However, Fernando, who told the officer she was already vaccinated against COVID, refused the test. She was charged and later convicted of failing to comply with an order under Section 58 of the Quarantine Act and fined a total of $6,255. 

Canada’s Quarantine Act was used by Prime Minister Justin Trudeau’s government to enact severe draconian COVID travel rules on all returning travelers to the country. 

Fernando chose to take her case to an appeal court following conviction, arguing that the Quarantine Act did not “authorize a screening officer to use a screening test which involved the entry into the traveller’s body of an instrument or other foreign body.”   

As LifeSiteNews previously reported there have been several instances of injuries after receiving the swabs, including leaking brain fluid due to the test puncturing the brain tissue.   

“The prosecution raised the point that perhaps the insertion into the nasal cavity did not involve the entry into the body,” Monahan stated. “I disagree. The insertion of a nasal swab into the nasal cavity is most definitely an insertion into the body.”  

“I am reversing the Justice of the Peace’s decision and entering a finding of not guilty,” he concluded. “Those are my reasons.”  

Besides potential brain tissue damage, COVID-19 nasal tests have been flagged for seriously questionable accuracy rates. One study authored by British and American scientists last year found that PCR nasal swab testing has only around 63% sensitivity. 

Severalotherstudies, as well as federalguidelines, have identified major accuracy issues with PCR tests and other means of testing for coronavirus. The most common PCR testing protocol for COVID-19 also has come under fire in December, when a coalition of scientists called for the retraction of the original article detailing the method, due to a lack of a properly peer-reviewed report.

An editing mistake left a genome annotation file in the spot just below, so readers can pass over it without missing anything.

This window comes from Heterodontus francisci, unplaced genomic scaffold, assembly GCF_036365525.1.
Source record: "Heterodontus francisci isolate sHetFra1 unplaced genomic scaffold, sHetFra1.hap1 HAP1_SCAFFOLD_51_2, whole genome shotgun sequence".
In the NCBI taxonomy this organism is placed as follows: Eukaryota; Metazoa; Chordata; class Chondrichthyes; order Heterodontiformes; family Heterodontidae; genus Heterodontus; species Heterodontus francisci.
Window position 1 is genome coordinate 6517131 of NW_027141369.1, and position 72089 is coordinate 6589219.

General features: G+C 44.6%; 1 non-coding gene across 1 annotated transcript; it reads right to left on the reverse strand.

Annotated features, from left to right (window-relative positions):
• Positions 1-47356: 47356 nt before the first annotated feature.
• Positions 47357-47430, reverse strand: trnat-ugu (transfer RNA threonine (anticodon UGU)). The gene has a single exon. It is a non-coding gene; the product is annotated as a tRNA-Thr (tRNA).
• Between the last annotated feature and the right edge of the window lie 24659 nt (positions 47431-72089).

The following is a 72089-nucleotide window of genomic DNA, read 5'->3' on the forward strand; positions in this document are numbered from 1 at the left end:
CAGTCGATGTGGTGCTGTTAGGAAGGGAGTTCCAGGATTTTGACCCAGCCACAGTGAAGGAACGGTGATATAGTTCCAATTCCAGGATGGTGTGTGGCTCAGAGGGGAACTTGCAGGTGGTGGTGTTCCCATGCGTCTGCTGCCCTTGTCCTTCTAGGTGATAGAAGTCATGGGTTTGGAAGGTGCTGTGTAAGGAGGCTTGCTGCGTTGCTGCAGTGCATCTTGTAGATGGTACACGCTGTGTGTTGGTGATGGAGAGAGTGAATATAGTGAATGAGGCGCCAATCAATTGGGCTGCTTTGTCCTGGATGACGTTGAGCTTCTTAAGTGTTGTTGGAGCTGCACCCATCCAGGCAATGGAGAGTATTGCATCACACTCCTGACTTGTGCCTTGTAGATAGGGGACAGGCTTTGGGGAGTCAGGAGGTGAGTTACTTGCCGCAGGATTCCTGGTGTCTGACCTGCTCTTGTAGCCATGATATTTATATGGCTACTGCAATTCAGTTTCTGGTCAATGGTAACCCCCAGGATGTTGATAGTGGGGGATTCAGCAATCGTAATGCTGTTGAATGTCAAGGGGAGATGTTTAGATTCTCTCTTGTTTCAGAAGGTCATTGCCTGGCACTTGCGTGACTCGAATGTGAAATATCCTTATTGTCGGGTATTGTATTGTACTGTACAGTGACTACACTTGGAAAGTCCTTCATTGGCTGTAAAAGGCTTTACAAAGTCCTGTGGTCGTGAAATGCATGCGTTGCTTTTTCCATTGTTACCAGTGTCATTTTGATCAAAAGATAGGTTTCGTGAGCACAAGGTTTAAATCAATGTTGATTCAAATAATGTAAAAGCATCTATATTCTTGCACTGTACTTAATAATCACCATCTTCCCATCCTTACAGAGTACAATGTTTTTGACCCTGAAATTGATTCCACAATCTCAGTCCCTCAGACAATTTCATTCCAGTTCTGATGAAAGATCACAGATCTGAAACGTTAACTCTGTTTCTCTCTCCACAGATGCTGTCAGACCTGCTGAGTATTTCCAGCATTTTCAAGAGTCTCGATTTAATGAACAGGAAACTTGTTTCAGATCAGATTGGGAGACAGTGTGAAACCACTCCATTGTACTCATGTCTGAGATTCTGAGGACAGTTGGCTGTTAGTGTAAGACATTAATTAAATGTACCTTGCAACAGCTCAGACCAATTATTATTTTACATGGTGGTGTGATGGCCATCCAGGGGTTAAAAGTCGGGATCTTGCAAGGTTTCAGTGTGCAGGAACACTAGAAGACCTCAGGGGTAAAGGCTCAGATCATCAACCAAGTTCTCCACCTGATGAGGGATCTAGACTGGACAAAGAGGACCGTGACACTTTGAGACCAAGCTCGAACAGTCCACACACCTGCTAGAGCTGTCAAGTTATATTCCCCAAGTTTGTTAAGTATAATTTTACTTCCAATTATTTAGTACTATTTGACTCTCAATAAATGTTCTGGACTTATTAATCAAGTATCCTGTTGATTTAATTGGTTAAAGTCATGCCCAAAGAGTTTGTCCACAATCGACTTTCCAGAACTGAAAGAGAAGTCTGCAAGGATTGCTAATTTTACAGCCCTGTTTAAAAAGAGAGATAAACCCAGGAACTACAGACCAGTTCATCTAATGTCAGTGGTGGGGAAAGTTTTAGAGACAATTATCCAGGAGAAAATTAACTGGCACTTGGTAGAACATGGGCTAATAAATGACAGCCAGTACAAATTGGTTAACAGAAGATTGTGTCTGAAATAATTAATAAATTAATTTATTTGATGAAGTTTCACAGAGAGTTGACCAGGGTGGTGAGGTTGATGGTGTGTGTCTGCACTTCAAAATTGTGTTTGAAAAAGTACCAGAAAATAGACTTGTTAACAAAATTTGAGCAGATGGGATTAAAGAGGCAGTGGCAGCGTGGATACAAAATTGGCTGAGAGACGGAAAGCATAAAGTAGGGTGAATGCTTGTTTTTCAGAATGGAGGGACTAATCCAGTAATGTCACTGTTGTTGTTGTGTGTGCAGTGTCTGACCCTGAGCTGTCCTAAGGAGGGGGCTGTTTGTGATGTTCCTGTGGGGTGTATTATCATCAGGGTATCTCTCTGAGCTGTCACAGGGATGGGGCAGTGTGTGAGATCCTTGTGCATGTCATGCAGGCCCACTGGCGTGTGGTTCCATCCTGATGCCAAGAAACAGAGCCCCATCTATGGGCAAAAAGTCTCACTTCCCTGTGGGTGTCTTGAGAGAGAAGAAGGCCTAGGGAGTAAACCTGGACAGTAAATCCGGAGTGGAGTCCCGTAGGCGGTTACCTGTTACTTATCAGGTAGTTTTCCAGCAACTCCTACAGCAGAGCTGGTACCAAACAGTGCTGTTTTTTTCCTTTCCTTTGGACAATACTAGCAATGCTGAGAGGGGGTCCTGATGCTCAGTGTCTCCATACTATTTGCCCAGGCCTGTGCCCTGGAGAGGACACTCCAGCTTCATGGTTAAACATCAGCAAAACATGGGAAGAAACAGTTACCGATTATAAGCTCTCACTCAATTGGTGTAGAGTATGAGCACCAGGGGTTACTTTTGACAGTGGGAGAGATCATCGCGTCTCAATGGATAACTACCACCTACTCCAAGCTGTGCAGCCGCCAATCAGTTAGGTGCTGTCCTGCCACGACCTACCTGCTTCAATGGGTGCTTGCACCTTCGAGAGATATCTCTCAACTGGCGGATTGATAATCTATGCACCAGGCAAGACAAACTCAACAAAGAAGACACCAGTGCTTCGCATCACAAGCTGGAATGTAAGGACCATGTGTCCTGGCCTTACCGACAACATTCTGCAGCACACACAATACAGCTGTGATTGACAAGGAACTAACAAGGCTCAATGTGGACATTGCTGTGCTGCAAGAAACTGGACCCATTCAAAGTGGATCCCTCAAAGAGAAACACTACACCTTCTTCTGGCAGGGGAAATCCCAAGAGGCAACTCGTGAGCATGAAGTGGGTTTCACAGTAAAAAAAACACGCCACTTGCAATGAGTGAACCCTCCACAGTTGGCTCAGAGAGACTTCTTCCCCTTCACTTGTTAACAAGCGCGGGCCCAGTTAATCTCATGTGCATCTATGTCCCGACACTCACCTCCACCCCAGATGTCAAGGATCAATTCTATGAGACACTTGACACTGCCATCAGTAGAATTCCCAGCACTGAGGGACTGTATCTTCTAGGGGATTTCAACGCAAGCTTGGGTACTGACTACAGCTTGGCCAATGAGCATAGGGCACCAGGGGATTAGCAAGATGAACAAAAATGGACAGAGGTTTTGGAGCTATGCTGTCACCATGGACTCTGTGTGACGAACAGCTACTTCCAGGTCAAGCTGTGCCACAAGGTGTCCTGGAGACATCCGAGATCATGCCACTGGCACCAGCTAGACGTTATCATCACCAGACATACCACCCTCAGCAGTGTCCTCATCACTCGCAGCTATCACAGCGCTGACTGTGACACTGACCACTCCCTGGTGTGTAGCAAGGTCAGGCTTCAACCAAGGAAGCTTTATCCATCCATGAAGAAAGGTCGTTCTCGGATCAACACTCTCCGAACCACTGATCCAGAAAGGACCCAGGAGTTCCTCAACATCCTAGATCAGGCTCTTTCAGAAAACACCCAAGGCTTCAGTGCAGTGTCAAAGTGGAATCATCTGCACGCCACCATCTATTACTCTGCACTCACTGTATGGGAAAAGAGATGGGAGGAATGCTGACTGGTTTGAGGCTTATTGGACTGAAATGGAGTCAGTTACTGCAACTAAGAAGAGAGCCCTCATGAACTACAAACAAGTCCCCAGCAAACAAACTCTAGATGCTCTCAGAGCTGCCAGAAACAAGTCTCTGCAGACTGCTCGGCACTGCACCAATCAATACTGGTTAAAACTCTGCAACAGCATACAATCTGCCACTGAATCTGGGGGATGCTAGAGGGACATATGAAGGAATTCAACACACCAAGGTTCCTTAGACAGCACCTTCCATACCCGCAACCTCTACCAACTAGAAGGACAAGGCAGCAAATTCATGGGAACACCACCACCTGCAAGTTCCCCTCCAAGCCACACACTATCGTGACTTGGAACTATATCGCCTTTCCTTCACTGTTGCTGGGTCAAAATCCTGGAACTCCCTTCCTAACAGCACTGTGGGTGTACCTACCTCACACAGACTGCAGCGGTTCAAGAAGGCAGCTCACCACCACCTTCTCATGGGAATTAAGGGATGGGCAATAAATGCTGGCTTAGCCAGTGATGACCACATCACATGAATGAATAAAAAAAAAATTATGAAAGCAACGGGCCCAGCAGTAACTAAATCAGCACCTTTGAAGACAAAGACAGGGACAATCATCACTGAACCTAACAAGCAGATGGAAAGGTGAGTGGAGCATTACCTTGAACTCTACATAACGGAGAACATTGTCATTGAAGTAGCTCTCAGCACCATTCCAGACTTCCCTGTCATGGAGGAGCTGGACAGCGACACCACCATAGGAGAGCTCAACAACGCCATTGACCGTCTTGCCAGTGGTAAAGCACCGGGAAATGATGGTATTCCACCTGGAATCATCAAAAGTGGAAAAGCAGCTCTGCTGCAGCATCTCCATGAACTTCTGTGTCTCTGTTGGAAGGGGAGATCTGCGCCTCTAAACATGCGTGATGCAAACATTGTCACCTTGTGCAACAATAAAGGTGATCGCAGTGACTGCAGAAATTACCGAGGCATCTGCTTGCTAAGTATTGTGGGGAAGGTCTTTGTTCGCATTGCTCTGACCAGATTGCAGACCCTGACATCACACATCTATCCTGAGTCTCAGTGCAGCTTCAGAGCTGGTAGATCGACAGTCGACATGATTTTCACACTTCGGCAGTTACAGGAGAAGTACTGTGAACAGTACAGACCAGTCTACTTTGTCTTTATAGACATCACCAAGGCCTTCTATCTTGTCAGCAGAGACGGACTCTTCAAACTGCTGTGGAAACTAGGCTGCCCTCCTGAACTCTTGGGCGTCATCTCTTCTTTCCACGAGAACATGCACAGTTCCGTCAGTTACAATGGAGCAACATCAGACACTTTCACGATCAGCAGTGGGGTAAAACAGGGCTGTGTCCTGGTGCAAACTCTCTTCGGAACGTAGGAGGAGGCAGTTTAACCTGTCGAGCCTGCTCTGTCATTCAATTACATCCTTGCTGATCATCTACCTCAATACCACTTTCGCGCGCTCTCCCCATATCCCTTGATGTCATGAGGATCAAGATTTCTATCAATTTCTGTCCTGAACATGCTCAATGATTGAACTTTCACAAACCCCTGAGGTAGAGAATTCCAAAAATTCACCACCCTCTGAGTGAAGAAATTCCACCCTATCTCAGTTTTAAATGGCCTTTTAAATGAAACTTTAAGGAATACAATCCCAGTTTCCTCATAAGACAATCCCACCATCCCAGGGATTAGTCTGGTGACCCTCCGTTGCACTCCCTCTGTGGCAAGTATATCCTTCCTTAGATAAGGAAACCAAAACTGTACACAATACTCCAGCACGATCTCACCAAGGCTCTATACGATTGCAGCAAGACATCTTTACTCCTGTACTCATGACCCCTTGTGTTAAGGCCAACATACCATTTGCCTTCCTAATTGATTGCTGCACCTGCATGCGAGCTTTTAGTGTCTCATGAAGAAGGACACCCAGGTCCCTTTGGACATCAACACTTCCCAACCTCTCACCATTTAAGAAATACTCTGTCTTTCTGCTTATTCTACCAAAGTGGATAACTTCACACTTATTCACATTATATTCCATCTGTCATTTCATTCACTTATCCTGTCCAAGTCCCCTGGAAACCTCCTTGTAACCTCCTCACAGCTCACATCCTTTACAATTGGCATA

Pro-freedom lawyer Daniel Freiheit celebrated the decision, telling LifeSiteNews, “This ruling is a stark reminder that many laws may have been broken during COVID. I think this was caused by a collective fear of the unknown and a kind of mass panic.” 

“In times like that, it’s utmost to rely on first principles: basic freedoms that I had always been taught would act as checks and balances: freedom to speak, freedom to associate, freedom to deny novel medical treatment, right to retain counsel,” he continued.   

He explained that the ruling will give Canadians a sense of vindication since many knew the tests were invasive and unjust but complied out of fear.  

“Many people knew it was wrong and unlawful at the time but had no choice except to comply,” he said.  

“It was either that or face detainment at the border, harassment, fines, threats of more fines, threats of quarantine, etc,” Freiheit explained. “Submitting to this unlawful treatment was the easiest way out, especially for people coming into the country with medical conditions, tired children or frustrated travel partners.”  

This ruling is not the first time actions taken by the Trudeau government during COVID were found to be unlawful.

In January, the Trudeau government’s use of the Emergencies Act to end the Freedom Convoy protest against COVID mandates was ruled to have violated the Charter of Rights and Freedoms by Federal Court Justice Richard Mosley.  

According to the January ruling, the EA is meant to be reserved as a last resort if all other means fail. In Mosley’s judgement, this threshold was not met and thus, the Trudeau government violated the rights of Canadians.    

Shortly after the ruling, Trudeau announced that the government was appealing to the Federal Court of Appeal, a court where he has appointed 10 of the 15 judges.